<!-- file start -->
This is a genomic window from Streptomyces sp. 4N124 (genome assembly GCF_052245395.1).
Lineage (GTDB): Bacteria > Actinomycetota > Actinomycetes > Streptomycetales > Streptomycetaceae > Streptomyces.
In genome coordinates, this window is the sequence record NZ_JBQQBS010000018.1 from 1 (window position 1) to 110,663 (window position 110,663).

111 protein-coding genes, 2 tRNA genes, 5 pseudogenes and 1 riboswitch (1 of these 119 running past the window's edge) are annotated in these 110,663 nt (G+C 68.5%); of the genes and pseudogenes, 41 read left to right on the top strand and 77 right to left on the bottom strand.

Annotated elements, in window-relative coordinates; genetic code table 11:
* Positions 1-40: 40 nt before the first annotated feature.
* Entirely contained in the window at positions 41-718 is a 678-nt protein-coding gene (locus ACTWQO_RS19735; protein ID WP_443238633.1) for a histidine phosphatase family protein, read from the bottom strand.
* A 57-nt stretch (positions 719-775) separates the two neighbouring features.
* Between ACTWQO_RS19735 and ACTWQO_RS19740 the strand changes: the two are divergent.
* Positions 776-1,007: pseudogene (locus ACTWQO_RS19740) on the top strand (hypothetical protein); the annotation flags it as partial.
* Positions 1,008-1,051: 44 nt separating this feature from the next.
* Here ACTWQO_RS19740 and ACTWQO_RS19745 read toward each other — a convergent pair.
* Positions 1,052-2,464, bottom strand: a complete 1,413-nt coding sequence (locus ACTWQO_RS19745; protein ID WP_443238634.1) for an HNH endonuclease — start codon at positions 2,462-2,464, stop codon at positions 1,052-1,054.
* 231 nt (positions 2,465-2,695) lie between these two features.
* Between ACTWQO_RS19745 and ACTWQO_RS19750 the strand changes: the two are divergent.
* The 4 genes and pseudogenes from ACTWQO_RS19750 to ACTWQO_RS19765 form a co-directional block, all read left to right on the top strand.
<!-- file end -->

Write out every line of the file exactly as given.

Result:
This is a genomic window from Streptomyces sp. 4N124 (genome assembly GCF_052245395.1).
Lineage (GTDB): Bacteria > Actinomycetota > Actinomycetes > Streptomycetales > Streptomycetaceae > Streptomyces.
In genome coordinates, this window is the sequence record NZ_JBQQBS010000018.1 from 1 (window position 1) to 110,663 (window position 110,663).

111 protein-coding genes, 2 tRNA genes, 5 pseudogenes and 1 riboswitch (1 of these 119 running past the window's edge) are annotated in these 110,663 nt (G+C 68.5%); of the genes and pseudogenes, 41 read left to right on the top strand and 77 right to left on the bottom strand.

Annotated elements, in window-relative coordinates; genetic code table 11:
* Positions 1-40: 40 nt before the first annotated feature.
* Entirely contained in the window at positions 41-718 is a 678-nt protein-coding gene (locus ACTWQO_RS19735; protein ID WP_443238633.1) for a histidine phosphatase family protein, read from the bottom strand.
* A 57-nt stretch (positions 719-775) separates the two neighbouring features.
* Between ACTWQO_RS19735 and ACTWQO_RS19740 the strand changes: the two are divergent.
* Positions 776-1,007: pseudogene (locus ACTWQO_RS19740) on the top strand (hypothetical protein); the annotation flags it as partial.
* Positions 1,008-1,051: 44 nt separating this feature from the next.
* Here ACTWQO_RS19740 and ACTWQO_RS19745 read toward each other — a convergent pair.
* Positions 1,052-2,464, bottom strand: a complete 1,413-nt coding sequence (locus ACTWQO_RS19745; protein ID WP_443238634.1) for an HNH endonuclease — start codon at positions 2,462-2,464, stop codon at positions 1,052-1,054.
* 231 nt (positions 2,465-2,695) lie between these two features.
* Between ACTWQO_RS19745 and ACTWQO_RS19750 the strand changes: the two are divergent.
* The 4 genes and pseudogenes from ACTWQO_RS19750 to ACTWQO_RS19765 form a co-directional block, all read left to right on the top strand.